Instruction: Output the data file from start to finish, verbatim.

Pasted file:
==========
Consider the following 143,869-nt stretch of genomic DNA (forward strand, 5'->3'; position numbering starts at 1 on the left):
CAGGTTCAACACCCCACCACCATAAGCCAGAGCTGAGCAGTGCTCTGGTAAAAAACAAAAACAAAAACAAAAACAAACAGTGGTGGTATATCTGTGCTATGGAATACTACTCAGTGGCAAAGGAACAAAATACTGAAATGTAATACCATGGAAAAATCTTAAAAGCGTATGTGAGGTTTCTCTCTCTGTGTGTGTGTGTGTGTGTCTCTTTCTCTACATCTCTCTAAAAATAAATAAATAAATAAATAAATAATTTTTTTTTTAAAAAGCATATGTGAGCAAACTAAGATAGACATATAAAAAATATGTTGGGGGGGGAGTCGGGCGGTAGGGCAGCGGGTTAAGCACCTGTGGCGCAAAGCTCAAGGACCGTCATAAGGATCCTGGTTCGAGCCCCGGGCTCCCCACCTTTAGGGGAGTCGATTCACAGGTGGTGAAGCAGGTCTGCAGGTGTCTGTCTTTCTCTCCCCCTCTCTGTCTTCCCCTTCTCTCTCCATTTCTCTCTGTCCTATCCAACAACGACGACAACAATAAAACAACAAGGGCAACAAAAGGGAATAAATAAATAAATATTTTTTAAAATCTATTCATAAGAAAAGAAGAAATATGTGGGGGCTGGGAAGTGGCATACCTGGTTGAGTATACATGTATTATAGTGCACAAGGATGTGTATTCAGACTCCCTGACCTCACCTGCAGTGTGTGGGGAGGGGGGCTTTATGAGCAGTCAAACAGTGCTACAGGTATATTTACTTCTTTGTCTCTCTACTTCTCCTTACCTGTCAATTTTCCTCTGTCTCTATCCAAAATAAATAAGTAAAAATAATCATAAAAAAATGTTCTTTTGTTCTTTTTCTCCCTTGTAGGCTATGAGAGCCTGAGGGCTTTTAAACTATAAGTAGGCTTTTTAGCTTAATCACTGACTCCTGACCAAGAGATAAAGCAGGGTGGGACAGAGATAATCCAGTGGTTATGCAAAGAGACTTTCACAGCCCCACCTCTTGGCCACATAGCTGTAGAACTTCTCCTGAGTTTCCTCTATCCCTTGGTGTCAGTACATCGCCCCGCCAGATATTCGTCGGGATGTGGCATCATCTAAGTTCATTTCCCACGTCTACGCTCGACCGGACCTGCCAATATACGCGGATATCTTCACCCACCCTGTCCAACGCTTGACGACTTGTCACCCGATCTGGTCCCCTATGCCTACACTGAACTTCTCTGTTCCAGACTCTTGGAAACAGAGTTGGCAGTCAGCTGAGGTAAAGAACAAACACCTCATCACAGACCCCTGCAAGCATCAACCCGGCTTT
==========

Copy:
Consider the following 143,869-nt stretch of genomic DNA (forward strand, 5'->3'; position numbering starts at 1 on the left):
CAGGTTCAACACCCCACCACCATAAGCCAGAGCTGAGCAGTGCTCTGGTAAAAAACAAAAACAAAAACAAAAACAAACAGTGGTGGTATATCTGTGCTATGGAATACTACTCAGTGGCAAAGGAACAAAATACTGAAATGTAATACCATGGAAAAATCTTAAAAGCGTATGTGAGGTTTCTCTCTCTGTGTGTGTGTGTGTGTGTCTCTTTCTCTACATCTCTCTAAAAATAAATAAATAAATAAATAAATAATTTTTTTTTTAAAAAGCATATGTGAGCAAACTAAGATAGACATATAAAAAATATGTTGGGGGGGGAGTCGGGCGGTAGGGCAGCGGGTTAAGCACCTGTGGCGCAAAGCTCAAGGACCGTCATAAGGATCCTGGTTCGAGCCCCGGGCTCCCCACCTTTAGGGGAGTCGATTCACAGGTGGTGAAGCAGGTCTGCAGGTGTCTGTCTTTCTCTCCCCCTCTCTGTCTTCCCCTTCTCTCTCCATTTCTCTCTGTCCTATCCAACAACGACGACAACAATAAAACAACAAGGGCAACAAAAGGGAATAAATAAATAAATATTTTTTAAAATCTATTCATAAGAAAAGAAGAAATATGTGGGGGCTGGGAAGTGGCATACCTGGTTGAGTATACATGTATTATAGTGCACAAGGATGTGTATTCAGACTCCCTGACCTCACCTGCAGTGTGTGGGGAGGGGGGCTTTATGAGCAGTCAAACAGTGCTACAGGTATATTTACTTCTTTGTCTCTCTACTTCTCCTTACCTGTCAATTTTCCTCTGTCTCTATCCAAAATAAATAAGTAAAAATAATCATAAAAAAATGTTCTTTTGTTCTTTTTCTCCCTTGTAGGCTATGAGAGCCTGAGGGCTTTTAAACTATAAGTAGGCTTTTTAGCTTAATCACTGACTCCTGACCAAGAGATAAAGCAGGGTGGGACAGAGATAATCCAGTGGTTATGCAAAGAGACTTTCACAGCCCCACCTCTTGGCCACATAGCTGTAGAACTTCTCCTGAGTTTCCTCTATCCCTTGGTGTCAGTACATCGCCCCGCCAGATATTCGTCGGGATGTGGCATCATCTAAGTTCATTTCCCACGTCTACGCTCGACCGGACCTGCCAATATACGCGGATATCTTCACCCACCCTGTCCAACGCTTGACGACTTGTCACCCGATCTGGTCCCCTATGCCTACACTGAACTTCTCTGTTCCAGACTCTTGGAAACAGAGTTGGCAGTCAGCTGAGGTAAAGAACAAACACCTCATCACAGACCCCTGCAAGCATCAACCCGGCTTT